3. The evil Collins is trying to confuse poverty of the soul( she may well be afflicted with )with material poverty. Material poverty that in most of the cases in NZ are mostly causes by the Crown’s unfair central banking economic system,the Crown colonizing debt slaves, claiming and controlling resources, selling public owned and national assets to foreign corporations and of course the govt’s gone-to-the-dark-side “social welfare and ACC” schemes that now cut people off assistance and legal entitlements and create poverty.
    Collins is right in that the people in power are living in a poverty of the soul, they do not even know how to govern or care for the people of New Zealand.

  4. Nicely stated Gordon.
    The hollowing out of blue collar opportunities and the unwillingness to publicly acknowledge it fuels impotent rage from some of the affected.
    It’s a global phenomena which automation can only exacerbate. Our existing capitalist model has absolutely no current way to acknowledge or accommodate it. That’s not a political statement, but a statement of fact. Those displaced workers will simply never, ever retrain, reskill, reintegrate end masse, and no amount of free markets or competition will ever change that. We need to acknowledge the reality to begun looking for an accommodation ( as I don’t believe a solution exists ).

  5. Collins plainly said the problem turned on a “poverty of ideas”. Hullo Judith, Hullo, and what are your ideas? Firstly for properly defining the problem and then for solving it.
    The biggest and saddest elephant in the room – and there are a number of them – is the issue of Maori poverty and its linkage to crime. This is, repeat, a very sad issue for Maori. One issue feeds of the other though I am not saying all Maori are criminally minded. Many law abiding Maori unfortunately are affected by the results.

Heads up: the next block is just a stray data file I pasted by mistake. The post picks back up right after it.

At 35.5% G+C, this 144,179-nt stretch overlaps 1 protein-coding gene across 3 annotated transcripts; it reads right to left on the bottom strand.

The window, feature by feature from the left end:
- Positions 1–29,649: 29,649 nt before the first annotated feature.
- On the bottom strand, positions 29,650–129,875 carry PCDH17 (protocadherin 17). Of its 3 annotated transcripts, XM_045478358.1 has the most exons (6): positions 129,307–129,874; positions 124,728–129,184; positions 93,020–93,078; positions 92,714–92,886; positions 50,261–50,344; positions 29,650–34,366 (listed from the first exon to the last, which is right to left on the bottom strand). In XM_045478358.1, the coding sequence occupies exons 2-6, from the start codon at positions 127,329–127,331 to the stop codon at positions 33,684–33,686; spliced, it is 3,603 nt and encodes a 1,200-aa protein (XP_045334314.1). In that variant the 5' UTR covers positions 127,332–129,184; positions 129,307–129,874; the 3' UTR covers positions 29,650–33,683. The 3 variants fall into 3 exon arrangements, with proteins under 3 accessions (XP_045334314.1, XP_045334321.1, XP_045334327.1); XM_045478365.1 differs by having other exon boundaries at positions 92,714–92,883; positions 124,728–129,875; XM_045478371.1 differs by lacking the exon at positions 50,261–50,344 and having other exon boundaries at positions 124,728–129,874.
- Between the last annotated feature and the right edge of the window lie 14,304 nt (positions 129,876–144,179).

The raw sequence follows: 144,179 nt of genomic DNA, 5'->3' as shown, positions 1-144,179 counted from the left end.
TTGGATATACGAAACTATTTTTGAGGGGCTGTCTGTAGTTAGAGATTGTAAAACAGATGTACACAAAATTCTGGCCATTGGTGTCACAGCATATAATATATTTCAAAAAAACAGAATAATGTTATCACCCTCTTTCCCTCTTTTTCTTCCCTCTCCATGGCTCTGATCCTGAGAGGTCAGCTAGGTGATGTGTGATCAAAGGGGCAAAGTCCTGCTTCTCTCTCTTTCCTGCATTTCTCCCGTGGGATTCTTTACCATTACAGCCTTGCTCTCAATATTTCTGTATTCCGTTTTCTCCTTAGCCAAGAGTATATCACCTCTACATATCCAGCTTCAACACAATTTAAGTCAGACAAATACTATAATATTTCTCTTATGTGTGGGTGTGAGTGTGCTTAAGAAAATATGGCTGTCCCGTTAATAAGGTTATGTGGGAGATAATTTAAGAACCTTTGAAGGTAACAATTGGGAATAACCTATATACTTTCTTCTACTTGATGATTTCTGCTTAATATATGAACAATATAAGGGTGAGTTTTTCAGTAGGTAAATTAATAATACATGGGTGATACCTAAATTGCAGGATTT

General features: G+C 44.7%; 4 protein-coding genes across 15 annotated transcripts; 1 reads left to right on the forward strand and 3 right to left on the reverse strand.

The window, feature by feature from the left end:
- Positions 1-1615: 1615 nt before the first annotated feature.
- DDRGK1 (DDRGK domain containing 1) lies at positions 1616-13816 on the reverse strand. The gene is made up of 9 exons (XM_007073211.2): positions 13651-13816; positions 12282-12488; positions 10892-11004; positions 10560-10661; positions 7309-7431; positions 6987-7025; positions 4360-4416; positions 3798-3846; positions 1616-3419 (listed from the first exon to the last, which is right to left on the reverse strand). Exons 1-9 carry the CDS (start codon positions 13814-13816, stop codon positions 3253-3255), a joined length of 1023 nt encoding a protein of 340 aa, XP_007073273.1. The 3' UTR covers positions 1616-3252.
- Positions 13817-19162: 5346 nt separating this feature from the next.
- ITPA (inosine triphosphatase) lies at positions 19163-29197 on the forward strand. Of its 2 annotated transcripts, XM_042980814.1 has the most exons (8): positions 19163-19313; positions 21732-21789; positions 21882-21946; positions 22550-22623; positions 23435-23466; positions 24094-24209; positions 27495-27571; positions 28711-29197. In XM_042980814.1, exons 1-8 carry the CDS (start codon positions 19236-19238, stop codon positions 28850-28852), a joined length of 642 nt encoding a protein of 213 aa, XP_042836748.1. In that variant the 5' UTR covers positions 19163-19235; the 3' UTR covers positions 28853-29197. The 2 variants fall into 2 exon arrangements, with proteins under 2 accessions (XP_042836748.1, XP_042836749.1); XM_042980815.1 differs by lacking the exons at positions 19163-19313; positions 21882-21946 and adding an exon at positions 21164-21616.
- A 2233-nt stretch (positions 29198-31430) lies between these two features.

The Maori culture, language and gene pool over generations has been polluted and corrupted by so many factors it is difficult to know where to begin. Are gangs the new tribes? Is all Maori crime gang related? Who knows? Are Maori immersion schools the answer? I think not – I have some anecdotes on that subject. Is Maori educational failure a language or inter-generational issue? My view is that language is the basic issue there.
    That covers some of my thoughts on the first main driver of the crime and poverty rate. The other main driver of crime and poverty, separately, is straight out inequality. That is a big broad subject but the simplest explanation is lack of economic opportunities.
    Would a general amnesty for some of the lesser crimes see the prison population reduced and many prisoners given the opportunity, jobs and support permitting, to turn their lives around? I think that is known as forgiveness. Does Judith Collins know the meaning of that word? Bill English might be able to use some of his budget surplus to further educate the socially poor – forget about tax cuts.
    Gordon, I take issue with your claim that Collins makes some appeal to NZ First supporters. I have always regarded the word “crowd” as a pejorative term when used in the context you have chosen. I am an NZ First voter for the simple reason that on balance I have found more decency and honesty over all in their politics. As always we do not quite see eye to eye on everything – but again it is all about sifting out the pros and cons.

  6. @ Andrew you are incorrect, we have a central banking model.
    Instead of creating money itself the Crown nz Govt borrows it with interest from the banking cabal. This banking cabal also own most of the worlds resources, corporations,media, run wall st and control the economy.
    There is no ” free market” in this economic model. How can there be when one group of the 1% controls the market.

    Stop the widespread ignorance of stop blaming ” capitalism” when we have not even had the concept “capitalism” but rather an market oligarchy. The money lenders own, regulate themselves and control the market.